We need to master various procedural knowledge to the point where we no longer have to think about it so that it doesn’t take up space in working memory. These automatised procedures are often so well embedded that experts are not even aware of them. Although we might not actively think about these things, we most certainly think with them. This lack of insight into the source of expertise is sometimes called the curse of knowledge, and can lead us into neglecting the teaching of the vital nuts and bolts on which expertise depends. When you learn to drive, concentrating on your feet, hands, mirrors and the environment outside the car requires enormous cognitive resources: you have to pay attention to everything. When you’ve been driving for a few years, the basic operations for changing gear and and taking a right hand turn have been automatised. Your working memory is free to attend to road conditions and make predictions about what is likely to happen in the next few seconds. Likewise, when writing an essay, a novice will have to pay attention to such minutiae as punctuation, capital letters, sentence structure and academic tone. With practice, these things can be automatised allowing much greater availability of working memory to think about the content of the essay. This is equally true of any domain of expertise: the less attention we have to give to the basics, the more we can think about what matters.

The second area – the ability to see ‘deep’ structures – comes with the experience of thinking about domain-specific knowledge. The more we know and the more practice we have at identifying and solving problems within in a domain, the more likely we are to see through the superficial trappings of a problem to the underlying structures beneath. When we become aware of these structures we become increasingly able to transfer our ideas between contexts. The more I know about the domain of literature, the easier I find it to see connections between different texts. For instance, when I first watched Reservoir Dogs, with all its all long monologues and blood-thirsty revenge, and especially the set-piece stand-off in the final scene where everyone shoots everyone else, my immediate thought was, Oh, it’s a Senecan tragedy! How was I able to see past all the silly names and ear slicing to see this underlying structure? Well, I took Classical Studies at A level and had read a couple of the Roman dramatist, Seneca’s plays, then, as part of my English literature degree I’d been shown Seneca’s influence on Hamlet, as well as writing an essay comparing Thomas Kyd’s The Spanish Tragedy and Titus Andronicus. You could say I understood some essential dramatic principle but that would add an unnecessary layer of obfuscation – I simply knew more than lots of other people who saw the film and arrived at very different conclusions.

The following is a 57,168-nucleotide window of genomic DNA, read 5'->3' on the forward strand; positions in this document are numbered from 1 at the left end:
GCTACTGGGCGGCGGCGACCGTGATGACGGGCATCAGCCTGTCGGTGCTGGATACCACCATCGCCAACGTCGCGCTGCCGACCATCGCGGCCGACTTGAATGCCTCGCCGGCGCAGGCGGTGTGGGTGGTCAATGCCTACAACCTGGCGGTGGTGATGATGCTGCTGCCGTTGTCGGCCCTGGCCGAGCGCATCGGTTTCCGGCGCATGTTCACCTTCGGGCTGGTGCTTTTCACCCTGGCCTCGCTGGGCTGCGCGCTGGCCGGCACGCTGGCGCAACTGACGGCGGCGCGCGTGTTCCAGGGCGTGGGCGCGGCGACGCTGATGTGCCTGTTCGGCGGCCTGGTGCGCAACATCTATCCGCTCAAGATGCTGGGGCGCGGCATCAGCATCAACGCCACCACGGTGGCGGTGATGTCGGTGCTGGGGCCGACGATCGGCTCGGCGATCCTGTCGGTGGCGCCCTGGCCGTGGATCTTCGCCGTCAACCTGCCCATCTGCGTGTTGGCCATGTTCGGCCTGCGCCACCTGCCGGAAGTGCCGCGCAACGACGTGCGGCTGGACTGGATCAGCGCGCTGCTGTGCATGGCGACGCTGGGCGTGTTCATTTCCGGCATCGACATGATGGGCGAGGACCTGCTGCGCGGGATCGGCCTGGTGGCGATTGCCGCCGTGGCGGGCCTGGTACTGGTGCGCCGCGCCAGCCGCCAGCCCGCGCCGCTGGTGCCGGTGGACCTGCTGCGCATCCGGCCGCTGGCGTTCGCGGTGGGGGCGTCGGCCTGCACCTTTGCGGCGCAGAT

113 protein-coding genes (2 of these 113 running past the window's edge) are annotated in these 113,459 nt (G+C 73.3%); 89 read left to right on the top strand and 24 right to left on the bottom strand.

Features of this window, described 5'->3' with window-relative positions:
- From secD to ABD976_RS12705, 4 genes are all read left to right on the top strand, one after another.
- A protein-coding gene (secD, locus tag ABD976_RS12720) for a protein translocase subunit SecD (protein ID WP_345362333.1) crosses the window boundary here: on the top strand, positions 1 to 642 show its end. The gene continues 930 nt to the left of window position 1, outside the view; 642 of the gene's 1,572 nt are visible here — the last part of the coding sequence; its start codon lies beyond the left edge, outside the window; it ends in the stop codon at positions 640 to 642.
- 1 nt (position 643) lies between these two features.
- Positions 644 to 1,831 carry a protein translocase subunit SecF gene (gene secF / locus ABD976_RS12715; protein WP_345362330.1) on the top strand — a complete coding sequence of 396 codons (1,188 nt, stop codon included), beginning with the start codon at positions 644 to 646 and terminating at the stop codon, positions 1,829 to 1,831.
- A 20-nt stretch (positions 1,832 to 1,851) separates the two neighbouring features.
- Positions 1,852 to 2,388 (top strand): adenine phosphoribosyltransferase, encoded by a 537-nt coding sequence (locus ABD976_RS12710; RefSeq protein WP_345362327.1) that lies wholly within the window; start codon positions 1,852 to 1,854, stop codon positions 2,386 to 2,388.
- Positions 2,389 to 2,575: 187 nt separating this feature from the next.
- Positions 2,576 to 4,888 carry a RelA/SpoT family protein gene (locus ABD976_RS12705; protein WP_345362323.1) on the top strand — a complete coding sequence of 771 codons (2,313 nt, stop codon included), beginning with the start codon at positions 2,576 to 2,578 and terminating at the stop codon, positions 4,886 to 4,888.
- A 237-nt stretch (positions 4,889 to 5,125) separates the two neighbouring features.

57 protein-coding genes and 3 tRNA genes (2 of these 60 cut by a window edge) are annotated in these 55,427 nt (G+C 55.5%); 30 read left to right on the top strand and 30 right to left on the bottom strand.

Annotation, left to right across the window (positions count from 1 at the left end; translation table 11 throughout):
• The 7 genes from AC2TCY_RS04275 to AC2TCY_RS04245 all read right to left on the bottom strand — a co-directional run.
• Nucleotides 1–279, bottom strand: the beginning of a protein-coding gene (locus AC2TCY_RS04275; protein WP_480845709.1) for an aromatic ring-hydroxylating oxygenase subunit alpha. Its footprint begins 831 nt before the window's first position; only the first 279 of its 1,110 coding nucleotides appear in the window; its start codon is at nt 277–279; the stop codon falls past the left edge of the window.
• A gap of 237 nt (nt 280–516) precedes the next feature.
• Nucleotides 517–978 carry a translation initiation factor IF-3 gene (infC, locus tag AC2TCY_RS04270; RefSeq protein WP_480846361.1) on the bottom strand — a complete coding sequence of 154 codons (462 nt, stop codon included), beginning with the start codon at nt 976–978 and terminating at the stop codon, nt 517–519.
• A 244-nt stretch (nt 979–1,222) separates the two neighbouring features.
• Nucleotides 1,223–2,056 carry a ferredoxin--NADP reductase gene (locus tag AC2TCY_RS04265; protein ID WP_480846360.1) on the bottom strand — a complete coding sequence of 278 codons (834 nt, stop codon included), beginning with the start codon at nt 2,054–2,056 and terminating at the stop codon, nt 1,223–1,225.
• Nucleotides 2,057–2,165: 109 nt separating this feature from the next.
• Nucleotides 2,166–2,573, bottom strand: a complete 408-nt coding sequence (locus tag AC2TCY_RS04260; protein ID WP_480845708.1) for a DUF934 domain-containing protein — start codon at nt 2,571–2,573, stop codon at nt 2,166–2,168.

All this is to make the point that expertise, changes how we think. Here are a few of the essential differences:

NovicesExperts
Little relevant background knowledgeLots of relevant background knowledge
Relies on working memoryRelies on long-memory
Lacks effective mental representations of successful performanceHas a clear mental representation of successful performance within a domain
Has not automatised necessary procedural knowledgeNecessary procedural knowledge has been automatised.
Only has explicit knowledgePossesses huge reserves of tacit knowledge
Problem solving requires following clear stepsProblem solving is intuitive
Sees superficial detailsSees underlying structures
Learns little when exposed to new informationLearns a lot when exposed to information about which they are already knowledgeable
Learns best through explicit instruction and worked examplesLearns best through discovery approaches
Is more likely to experience cognitive overload as attention is swamped by new informationIs unlikely to experience cognitive overload as attention is buttressed by memorised ‘chunks’ of knowledge
Struggles to transfer principles to new contentsIs able to transfer principles between related domains

These strongly suggests that the continuum from novice to expert is what we most need to understand when designing instructional sequences for students. While our aim will be for them to become increasingly expert, we need to acknowledge that they will be novices for the greater part of their time in school.

This graphic (adapted from something Greg Ashman came up with back in his Harry Webb incarnation) is a neat shorthand of some of the points above:

How to avoid the trap of getting stuck in an Expert Beginner role

Dreyfus model lists five phases of skill acquisition:

  1. Novice
  2. Competent
  3. Proficient
  4. Expert
  5. Master